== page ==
Case Law

RMLA / NZPI Paper : “The Role of Expert Planning Witnesses”





1.1 The recent Environment Court decisions in Tram Lease Limited v Auckland Council[1] and Tram Lease Limited v Auckland Transport[2] have directly raised issues in relation to the role of planning witnesses.

1.2 In Tram Lease v Auckland Council, Judge Smith said:[3]

“This Court, as the fact finder, must reach conclusions based on multi-faceted interplay of fact (existing and predictive), analysis and projections, law, and often elements of integration and judgement. It is a complex task integrating a series of disciplines. We cannot see how an expert in a single discipline can reach a conclusion on the ultimate issue where the outcome requires such integration.

This Court has, on a number of occasions, expressed concern at planning witnesses giving conclusions as to the ultimate outcome, particularly when multiple expert witnesses are called.”

(Emphasis ours.)

1.3 In Tram Lease v Auckland Transport, Judge Newhook similarly raised concerns with planning evidence which His Honour considered offered conclusions:

 “…that somewhat resembled an assessment that should be left to the decision maker, in this case the Court.”[4]

1.4 It is acknowledged that the context in which the above observations from these decisions were made was one in which the Court considered that a planning witness had presented evidence in a manner that was:[5]

“…contrary to the expectations of the Court in its December 2014 Practice Note guiding the work of expert witnesses”.

1.5 Nevertheless, the observations in these cases directly raise issues as to:

(a)Whether planning witnesses should present their professional opinion in relation to the “overall broad judgment” that the consent authority or Court needs to make in the context of Part 2 of the Resource Management Act 1991 (“RMA”), which must be seen as the “ultimate issue” in RMA proceedings; and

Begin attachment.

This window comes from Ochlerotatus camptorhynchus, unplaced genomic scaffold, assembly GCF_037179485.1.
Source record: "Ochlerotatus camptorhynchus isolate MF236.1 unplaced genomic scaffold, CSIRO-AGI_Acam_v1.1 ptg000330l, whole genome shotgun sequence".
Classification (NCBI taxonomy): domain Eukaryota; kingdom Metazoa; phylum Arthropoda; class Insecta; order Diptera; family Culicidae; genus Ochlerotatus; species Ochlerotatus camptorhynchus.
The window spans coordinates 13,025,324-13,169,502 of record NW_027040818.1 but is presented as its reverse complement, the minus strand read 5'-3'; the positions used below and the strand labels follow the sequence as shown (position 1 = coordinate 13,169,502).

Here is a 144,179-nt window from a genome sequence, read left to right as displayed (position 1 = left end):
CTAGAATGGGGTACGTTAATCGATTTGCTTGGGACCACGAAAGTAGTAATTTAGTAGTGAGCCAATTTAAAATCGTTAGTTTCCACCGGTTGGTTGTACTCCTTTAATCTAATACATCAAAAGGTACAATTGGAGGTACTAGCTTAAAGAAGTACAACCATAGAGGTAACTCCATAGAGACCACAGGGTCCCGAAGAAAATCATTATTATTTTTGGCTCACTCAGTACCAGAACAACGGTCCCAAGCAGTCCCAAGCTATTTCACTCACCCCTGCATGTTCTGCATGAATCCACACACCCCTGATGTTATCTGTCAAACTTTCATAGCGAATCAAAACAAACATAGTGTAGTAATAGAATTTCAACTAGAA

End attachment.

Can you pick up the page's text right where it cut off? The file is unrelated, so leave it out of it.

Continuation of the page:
(b)If so, the extent to which this is appropriate and how presenting such evidence should be approached.

1.6 These decisions have caused some consternation amongst planning professionals (and the legal counsel who brief them) given that if planning witnesses are to provide the consent authority / Court with the assistance they might wish, it would appear to require the planning witness to opine on the “ultimate issue”.

Purpose and scope of paper

1.7 Given the importance of this and the need to provide clarification as soon as possible, the Resource Management Law Association (“RMLA”) and New Zealand Planning Institute (“NZPI”) have collaborated in preparing this paper, and obtained input from the Environment Court, in order to:

(a)Clarify the scope of the planning witnesses’ role, in particular whether it is appropriate for a planning witness to synthesise the evidence of other experts to offer their professional planning view on the “ultimate issue” by reference to the overall broad judgement required under Part 2.